Respiratory symptoms and ex vivo cytokine release are associated in workers processing herring.
ABSTRACT To determine the prevalence of respiratory symptoms among workers processing herring and assess ex vivo cytokine release in response to agents at their workplace.
We applied a questionnaire, and performed skin prick testing and pulmonary investigations in 36 workers at two herring factories, using 31 municipal workers as controls. In a whole blood assay (WBA), venous blood from the subjects was incubated with lipopolysaccharide (LPS), beta(1,3)-glucan or sterile-filtered, fish constituents such as skin and rinsing water. We determined the IL-1beta and IL-8 release in the plasma by chemiluminescence ELISA.
Among smoking fish-factory workers the forced vital capacity (FVC) was higher (per cent predicted 92.0 vs 85.0; P=0.028) than among municipal workers. Fish rinsing water induced WBA IL-8 release to higher levels than LPS and glucan. Among non-smokers the induced IL-1beta release for rinsing water ( P=0.007) and the IL-8 release for skin ( P=0.001) and meat ( P=0.003) were higher in fish-factory workers than in municipal workers. The IL-1beta release for rinsing water ( P=0.028) and skin ( P=0.041) was higher among non-smokers than among smokers, and so was the IL-8 release for rinsing water ( P=0.008).
Assessing the cytokine release by use of the WBA we identified substances in the occupational environment with a pro-inflammatory potential comparable to that of LPS. The cytokine release for fish constituents was highest among non-smoking fish-factory workers. The results suggest a priming effect of the work exposure.
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ABSTRACT: The aim of the study was to determine exposure-response relationships in salmon-processing workers. Cross-shift FEV1, acute respiratory symptoms, and exposure to total protein, parvalbumin and endotoxin were main variables measured during one workweek. Exposure-response relationships were analyzed by Generalized Estimation Equations of cross-week data and by multiple regressions of day-to-day data. Exposure levels were higher in those workers who reported use of water hose. GEE showed negative coefficients for interaction between TP exposure and time (days) on cross-week change of FEV1. Multiple regressions showed significant associations between TP levels and cross-shift change of FEV1 and symptoms (cough, chest tightness) only for Monday shifts. A tolerance effect during the course of a workweek is suggested. Use of water hose is a risk process with regard to the liberation of measured components of bioaerosols. Am. J. Ind. Med. © 2013 Wiley Periodicals, Inc.American Journal of Industrial Medicine 03/2014; 57(3). DOI:10.1002/ajim.22281 · 1.59 Impact Factor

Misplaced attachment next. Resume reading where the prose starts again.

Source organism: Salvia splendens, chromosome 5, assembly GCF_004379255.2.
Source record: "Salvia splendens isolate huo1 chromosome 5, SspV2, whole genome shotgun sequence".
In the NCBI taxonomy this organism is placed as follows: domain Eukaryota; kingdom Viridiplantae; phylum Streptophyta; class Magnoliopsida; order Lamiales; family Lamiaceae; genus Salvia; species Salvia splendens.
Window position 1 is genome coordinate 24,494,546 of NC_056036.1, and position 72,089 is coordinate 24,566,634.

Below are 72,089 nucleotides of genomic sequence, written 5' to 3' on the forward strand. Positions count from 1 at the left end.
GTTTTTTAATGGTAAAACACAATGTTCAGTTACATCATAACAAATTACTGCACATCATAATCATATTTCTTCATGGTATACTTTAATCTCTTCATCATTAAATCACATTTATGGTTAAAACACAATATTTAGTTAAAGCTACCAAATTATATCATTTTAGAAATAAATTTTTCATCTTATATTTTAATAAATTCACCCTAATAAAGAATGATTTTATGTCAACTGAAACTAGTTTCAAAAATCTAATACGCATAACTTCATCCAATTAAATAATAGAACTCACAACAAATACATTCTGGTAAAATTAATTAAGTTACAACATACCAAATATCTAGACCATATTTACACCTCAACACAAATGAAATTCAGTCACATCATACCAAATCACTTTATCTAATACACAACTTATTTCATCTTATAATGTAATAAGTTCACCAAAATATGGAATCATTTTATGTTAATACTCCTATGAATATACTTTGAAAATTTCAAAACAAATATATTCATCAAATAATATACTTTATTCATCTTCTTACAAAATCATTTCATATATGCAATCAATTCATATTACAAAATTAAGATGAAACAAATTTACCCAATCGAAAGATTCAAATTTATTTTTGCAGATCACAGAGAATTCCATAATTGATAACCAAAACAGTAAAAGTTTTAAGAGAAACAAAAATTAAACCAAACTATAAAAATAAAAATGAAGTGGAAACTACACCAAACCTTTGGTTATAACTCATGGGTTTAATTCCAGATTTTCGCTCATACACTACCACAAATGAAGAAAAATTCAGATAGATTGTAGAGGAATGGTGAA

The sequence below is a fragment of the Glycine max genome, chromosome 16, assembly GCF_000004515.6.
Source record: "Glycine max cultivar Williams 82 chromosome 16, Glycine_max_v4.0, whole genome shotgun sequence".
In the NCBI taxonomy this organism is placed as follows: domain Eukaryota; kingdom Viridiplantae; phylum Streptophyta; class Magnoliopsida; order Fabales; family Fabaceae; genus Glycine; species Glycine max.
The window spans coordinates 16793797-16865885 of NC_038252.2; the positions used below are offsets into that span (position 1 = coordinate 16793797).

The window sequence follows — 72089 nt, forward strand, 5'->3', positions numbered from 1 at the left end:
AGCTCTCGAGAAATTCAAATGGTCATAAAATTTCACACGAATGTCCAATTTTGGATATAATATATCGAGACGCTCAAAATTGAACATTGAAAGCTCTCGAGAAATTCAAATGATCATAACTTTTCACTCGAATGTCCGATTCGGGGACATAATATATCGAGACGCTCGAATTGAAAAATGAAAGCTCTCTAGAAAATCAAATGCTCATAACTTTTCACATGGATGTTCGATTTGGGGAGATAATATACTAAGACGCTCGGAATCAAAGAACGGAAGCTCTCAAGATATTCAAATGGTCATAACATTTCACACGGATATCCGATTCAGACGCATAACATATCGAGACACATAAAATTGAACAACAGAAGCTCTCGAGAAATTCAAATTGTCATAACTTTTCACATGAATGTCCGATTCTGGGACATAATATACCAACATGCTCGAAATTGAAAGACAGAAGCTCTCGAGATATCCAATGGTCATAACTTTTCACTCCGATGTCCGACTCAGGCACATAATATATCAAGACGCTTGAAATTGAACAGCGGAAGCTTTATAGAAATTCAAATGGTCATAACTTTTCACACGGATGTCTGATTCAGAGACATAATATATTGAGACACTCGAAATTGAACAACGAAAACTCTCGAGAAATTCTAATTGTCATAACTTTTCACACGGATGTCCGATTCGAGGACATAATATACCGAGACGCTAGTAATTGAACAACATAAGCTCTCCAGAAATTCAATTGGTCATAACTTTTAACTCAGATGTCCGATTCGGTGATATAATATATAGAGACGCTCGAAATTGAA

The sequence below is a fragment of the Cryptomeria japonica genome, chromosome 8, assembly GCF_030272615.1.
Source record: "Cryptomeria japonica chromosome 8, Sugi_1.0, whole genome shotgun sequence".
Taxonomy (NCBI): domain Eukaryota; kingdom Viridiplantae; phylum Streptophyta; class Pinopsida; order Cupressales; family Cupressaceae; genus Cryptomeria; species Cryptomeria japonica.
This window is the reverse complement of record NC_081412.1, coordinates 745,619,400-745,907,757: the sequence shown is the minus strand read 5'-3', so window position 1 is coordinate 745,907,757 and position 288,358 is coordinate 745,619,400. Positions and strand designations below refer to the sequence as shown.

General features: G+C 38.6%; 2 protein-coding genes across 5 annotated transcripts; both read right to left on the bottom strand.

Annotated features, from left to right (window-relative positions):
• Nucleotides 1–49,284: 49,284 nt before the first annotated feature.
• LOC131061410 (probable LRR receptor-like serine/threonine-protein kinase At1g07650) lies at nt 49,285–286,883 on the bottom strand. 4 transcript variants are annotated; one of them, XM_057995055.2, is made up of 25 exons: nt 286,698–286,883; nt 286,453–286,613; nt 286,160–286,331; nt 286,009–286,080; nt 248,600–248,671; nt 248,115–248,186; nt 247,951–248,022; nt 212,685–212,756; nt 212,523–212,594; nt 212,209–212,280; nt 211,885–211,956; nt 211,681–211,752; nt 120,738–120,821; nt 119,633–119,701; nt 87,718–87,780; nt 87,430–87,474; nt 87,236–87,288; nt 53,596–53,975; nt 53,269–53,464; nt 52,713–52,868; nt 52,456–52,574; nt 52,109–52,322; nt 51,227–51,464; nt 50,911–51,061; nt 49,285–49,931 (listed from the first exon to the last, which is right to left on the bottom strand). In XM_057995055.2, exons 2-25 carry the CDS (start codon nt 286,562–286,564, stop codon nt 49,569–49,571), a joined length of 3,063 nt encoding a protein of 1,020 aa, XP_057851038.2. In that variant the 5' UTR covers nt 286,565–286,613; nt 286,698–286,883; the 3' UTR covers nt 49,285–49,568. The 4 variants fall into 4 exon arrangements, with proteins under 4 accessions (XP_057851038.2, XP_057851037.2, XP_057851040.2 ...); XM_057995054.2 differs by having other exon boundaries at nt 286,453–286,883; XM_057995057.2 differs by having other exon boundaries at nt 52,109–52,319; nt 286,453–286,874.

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ABSTRACT: Fish processing is a common economic activity in Southern Africa. The aim of this study was to determine the prevalence and host determinants of allergic symptoms, allergic sensitization, bronchial hyper-responsiveness and asthma among workers processing saltwater fish. A cross-sectional study was conducted on 594 currently employed workers in two processing plants involved in pilchard canning and fishmeal processing. A modified European Community Respiratory Health Survey (ECRHS) questionnaire was used. Skin prick tests (SPT) used extracts of common airborne allergens, fresh fish (pilchard, anchovy, maasbanker, mackerel, red eye) and fishmeal. Spirometry and methacholine challenge tests (MCTs; tidal breathing method) used ATS guidelines. Work-related ocular-nasal symptoms (26%) were more common than asthma symptoms (16%). The prevalence of atopy was 36%, while 7% were sensitized to fish species and 26% had NSBH (PC(20) < or = 8 mg/ml or > or =12% increase in FEV(1) post-bronchodilator). The prevalence of probable occupational asthma was 1.8% and fish allergic rhino-conjunctivitis 2.6%. Women were more likely to report work-related asthma symptoms (OR = 1.94) and have NSBH (OR = 3.09), while men were more likely to be sensitized to fish (OR = 2.06) and have airway obstruction (OR = 4.17). Atopy (OR = 3.16) and current smoking (OR = 2.37), but not habitual seafood consumption were associated with sensitization to fish. Based on comparison with previous published studies, the prevalence of occupational asthma to salt water fish is lower than due to shellfish. The gendered distribution of work and exposures in fish processing operations together with atopy and cigarette smoking are important determinants of occupational allergy and asthma.American Journal of Industrial Medicine 12/2008; 51(12):899-910. DOI:10.1002/ajim.20635 · 1.59 Impact Factor